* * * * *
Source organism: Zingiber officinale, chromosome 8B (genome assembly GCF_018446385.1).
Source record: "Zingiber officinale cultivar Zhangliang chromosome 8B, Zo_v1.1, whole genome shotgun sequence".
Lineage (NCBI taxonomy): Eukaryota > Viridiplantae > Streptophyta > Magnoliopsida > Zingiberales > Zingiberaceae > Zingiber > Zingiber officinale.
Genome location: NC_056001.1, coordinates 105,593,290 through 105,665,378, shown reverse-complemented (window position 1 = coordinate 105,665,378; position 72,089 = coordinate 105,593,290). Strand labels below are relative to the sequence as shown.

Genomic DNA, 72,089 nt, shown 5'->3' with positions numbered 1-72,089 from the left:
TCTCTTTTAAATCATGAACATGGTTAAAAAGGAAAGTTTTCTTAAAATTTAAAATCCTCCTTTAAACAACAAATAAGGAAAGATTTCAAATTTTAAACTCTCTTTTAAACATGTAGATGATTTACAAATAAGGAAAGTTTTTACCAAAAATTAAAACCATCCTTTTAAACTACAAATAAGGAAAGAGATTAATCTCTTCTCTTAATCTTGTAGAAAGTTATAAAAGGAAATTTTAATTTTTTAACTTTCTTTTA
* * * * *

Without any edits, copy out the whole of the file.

Source organism: Zingiber officinale, chromosome 8B (genome assembly GCF_018446385.1).
Source record: "Zingiber officinale cultivar Zhangliang chromosome 8B, Zo_v1.1, whole genome shotgun sequence".
Lineage (NCBI taxonomy): Eukaryota > Viridiplantae > Streptophyta > Magnoliopsida > Zingiberales > Zingiberaceae > Zingiber > Zingiber officinale.
Genome location: NC_056001.1, coordinates 105,593,290 through 105,665,378, shown reverse-complemented (window position 1 = coordinate 105,665,378; position 72,089 = coordinate 105,593,290). Strand labels below are relative to the sequence as shown.

Genomic DNA, 72,089 nt, shown 5'->3' with positions numbered 1-72,089 from the left:
TCTCTTTTAAATCATGAACATGGTTAAAAAGGAAAGTTTTCTTAAAATTTAAAATCCTCCTTTAAACAACAAATAAGGAAAGATTTCAAATTTTAAACTCTCTTTTAAACATGTAGATGATTTACAAATAAGGAAAGTTTTTACCAAAAATTAAAACCATCCTTTTAAACTACAAATAAGGAAAGAGATTAATCTCTTCTCTTAATCTTGTAGAAAGTTATAAAAGGAAATTTTAATTTTTTAACTTTCTTTTA